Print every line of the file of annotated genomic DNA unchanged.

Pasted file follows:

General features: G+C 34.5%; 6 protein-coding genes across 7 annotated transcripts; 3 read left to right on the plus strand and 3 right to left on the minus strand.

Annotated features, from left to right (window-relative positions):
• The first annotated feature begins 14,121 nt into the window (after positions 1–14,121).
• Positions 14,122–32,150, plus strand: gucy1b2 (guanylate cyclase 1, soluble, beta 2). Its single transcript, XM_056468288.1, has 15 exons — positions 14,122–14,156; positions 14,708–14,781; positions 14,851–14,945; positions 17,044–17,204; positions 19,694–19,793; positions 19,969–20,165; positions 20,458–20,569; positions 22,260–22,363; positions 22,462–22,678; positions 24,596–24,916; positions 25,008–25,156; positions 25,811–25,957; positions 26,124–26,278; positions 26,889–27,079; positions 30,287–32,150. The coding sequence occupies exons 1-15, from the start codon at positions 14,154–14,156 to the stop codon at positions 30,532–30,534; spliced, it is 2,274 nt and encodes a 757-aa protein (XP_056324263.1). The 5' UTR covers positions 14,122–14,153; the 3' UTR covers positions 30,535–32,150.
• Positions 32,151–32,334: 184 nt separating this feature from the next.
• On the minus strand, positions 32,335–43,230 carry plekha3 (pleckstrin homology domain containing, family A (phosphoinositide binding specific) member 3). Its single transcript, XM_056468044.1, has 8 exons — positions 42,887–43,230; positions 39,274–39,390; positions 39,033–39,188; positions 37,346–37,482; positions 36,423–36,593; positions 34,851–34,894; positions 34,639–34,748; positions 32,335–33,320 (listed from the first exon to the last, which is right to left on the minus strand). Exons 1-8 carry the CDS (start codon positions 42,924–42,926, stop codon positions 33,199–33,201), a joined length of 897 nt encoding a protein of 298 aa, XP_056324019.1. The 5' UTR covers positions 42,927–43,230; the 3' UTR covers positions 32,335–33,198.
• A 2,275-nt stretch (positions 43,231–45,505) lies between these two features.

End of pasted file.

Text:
General features: G+C 34.5%; 6 protein-coding genes across 7 annotated transcripts; 3 read left to right on the plus strand and 3 right to left on the minus strand.

Annotated features, from left to right (window-relative positions):
• The first annotated feature begins 14,121 nt into the window (after positions 1–14,121).
• Positions 14,122–32,150, plus strand: gucy1b2 (guanylate cyclase 1, soluble, beta 2). Its single transcript, XM_056468288.1, has 15 exons — positions 14,122–14,156; positions 14,708–14,781; positions 14,851–14,945; positions 17,044–17,204; positions 19,694–19,793; positions 19,969–20,165; positions 20,458–20,569; positions 22,260–22,363; positions 22,462–22,678; positions 24,596–24,916; positions 25,008–25,156; positions 25,811–25,957; positions 26,124–26,278; positions 26,889–27,079; positions 30,287–32,150. The coding sequence occupies exons 1-15, from the start codon at positions 14,154–14,156 to the stop codon at positions 30,532–30,534; spliced, it is 2,274 nt and encodes a 757-aa protein (XP_056324263.1). The 5' UTR covers positions 14,122–14,153; the 3' UTR covers positions 30,535–32,150.
• Positions 32,151–32,334: 184 nt separating this feature from the next.
• On the minus strand, positions 32,335–43,230 carry plekha3 (pleckstrin homology domain containing, family A (phosphoinositide binding specific) member 3). Its single transcript, XM_056468044.1, has 8 exons — positions 42,887–43,230; positions 39,274–39,390; positions 39,033–39,188; positions 37,346–37,482; positions 36,423–36,593; positions 34,851–34,894; positions 34,639–34,748; positions 32,335–33,320 (listed from the first exon to the last, which is right to left on the minus strand). Exons 1-8 carry the CDS (start codon positions 42,924–42,926, stop codon positions 33,199–33,201), a joined length of 897 nt encoding a protein of 298 aa, XP_056324019.1. The 5' UTR covers positions 42,927–43,230; the 3' UTR covers positions 32,335–33,198.
• A 2,275-nt stretch (positions 43,231–45,505) lies between these two features.